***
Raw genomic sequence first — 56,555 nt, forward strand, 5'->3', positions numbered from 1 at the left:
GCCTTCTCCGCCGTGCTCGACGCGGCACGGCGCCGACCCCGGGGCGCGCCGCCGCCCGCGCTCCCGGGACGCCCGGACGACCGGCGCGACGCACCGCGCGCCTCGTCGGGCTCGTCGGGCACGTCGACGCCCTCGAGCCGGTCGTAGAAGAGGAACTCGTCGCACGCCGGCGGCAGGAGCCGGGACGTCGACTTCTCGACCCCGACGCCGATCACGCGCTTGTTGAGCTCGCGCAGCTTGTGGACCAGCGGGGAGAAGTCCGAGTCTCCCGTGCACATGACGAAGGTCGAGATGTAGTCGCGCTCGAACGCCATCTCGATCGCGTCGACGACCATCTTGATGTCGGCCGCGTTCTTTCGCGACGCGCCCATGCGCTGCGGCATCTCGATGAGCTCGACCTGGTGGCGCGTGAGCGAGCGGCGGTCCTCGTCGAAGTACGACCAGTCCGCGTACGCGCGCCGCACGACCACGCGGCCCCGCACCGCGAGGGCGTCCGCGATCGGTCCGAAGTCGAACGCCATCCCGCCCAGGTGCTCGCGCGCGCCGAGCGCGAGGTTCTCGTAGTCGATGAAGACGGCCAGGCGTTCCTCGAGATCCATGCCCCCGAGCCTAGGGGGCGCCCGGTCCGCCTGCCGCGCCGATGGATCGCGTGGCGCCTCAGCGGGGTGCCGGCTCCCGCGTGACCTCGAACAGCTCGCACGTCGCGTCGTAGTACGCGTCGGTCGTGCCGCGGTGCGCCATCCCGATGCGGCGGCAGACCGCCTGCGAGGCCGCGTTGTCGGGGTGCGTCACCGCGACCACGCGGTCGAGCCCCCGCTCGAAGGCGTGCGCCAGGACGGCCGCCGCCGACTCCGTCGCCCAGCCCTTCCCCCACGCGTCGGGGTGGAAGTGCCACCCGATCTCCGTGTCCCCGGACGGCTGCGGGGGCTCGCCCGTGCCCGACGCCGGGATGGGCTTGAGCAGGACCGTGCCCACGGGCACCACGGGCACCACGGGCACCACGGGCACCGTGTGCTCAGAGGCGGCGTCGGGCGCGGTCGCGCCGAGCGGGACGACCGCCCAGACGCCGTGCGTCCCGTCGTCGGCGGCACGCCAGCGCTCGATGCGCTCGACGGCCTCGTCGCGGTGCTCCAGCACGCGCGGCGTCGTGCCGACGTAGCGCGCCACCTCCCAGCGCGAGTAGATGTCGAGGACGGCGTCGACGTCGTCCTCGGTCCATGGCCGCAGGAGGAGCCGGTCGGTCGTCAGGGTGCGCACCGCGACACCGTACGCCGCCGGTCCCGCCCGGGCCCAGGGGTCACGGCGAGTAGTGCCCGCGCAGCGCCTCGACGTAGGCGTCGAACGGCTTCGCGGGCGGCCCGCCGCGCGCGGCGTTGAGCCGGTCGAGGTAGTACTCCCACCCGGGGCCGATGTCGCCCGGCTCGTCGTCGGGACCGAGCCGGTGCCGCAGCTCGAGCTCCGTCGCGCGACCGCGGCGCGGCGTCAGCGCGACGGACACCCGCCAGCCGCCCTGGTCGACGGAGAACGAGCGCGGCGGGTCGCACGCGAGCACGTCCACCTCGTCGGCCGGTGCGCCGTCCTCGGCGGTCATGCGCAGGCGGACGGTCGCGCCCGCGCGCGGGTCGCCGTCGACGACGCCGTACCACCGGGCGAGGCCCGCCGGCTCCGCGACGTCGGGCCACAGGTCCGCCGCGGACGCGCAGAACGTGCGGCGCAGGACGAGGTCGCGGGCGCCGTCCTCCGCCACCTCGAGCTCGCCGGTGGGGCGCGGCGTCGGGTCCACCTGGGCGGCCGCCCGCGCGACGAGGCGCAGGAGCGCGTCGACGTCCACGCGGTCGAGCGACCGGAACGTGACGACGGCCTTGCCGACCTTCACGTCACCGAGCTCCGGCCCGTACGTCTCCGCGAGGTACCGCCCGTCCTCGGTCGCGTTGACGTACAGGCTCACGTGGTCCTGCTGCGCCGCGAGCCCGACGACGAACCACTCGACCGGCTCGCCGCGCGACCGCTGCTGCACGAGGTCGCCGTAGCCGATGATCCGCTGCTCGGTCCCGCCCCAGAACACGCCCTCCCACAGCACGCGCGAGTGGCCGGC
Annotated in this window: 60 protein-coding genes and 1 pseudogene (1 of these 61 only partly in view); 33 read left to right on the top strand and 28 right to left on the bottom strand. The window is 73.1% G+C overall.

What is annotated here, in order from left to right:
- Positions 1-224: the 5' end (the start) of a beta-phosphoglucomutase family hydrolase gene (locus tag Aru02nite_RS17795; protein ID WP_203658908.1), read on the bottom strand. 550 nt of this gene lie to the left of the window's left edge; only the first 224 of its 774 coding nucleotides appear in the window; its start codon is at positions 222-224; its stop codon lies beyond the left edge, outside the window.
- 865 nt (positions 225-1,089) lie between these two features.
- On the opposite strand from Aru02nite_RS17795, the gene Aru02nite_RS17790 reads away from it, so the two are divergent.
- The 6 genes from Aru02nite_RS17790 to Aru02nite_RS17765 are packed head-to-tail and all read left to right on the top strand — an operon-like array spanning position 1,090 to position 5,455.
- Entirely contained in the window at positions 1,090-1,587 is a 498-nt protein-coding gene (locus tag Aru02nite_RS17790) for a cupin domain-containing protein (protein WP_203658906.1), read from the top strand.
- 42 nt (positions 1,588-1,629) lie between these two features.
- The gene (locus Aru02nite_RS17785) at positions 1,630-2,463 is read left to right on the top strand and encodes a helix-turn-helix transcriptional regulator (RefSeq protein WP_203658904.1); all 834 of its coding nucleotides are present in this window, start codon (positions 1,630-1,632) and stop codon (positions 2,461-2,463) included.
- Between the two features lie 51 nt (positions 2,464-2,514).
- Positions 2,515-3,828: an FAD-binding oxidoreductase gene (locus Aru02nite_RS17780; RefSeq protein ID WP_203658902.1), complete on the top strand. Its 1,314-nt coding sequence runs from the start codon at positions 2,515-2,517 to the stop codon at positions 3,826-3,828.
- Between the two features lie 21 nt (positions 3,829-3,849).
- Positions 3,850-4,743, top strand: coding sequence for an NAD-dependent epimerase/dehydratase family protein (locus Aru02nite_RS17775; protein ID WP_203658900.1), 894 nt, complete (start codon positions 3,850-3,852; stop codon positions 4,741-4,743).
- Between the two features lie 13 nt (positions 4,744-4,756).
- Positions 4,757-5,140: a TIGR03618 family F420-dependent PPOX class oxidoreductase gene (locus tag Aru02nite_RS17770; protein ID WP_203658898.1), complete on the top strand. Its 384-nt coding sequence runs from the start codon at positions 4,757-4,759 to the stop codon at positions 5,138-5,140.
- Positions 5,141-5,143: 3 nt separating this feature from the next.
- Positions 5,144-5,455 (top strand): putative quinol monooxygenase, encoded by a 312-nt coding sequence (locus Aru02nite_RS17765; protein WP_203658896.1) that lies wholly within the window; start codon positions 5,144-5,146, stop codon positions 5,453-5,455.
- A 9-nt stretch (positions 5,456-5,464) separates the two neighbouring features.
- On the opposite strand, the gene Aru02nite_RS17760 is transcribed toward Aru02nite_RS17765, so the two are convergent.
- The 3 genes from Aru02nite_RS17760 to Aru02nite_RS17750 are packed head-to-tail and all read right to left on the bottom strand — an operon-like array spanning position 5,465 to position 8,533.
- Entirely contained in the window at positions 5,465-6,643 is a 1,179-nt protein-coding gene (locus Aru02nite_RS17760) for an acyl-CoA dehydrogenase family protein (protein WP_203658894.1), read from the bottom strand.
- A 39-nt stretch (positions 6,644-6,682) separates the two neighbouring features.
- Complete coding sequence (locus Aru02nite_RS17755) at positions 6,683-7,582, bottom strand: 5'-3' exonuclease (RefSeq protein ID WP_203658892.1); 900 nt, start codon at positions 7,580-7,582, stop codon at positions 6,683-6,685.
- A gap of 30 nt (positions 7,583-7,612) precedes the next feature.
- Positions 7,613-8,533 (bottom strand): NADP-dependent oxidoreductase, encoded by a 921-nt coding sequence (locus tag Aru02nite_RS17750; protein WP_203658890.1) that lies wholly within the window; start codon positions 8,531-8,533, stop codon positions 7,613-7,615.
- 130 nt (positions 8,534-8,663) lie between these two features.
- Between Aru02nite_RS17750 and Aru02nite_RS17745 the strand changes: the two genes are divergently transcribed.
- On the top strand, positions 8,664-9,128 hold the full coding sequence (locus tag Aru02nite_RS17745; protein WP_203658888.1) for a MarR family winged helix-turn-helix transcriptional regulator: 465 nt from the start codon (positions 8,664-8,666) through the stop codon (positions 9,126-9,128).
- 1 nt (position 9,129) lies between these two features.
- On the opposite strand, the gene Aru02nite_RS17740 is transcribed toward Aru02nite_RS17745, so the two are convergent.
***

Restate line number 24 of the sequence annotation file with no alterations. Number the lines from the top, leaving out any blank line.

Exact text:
- A 39-nt stretch (positions 6,644-6,682) separates the two neighbouring features.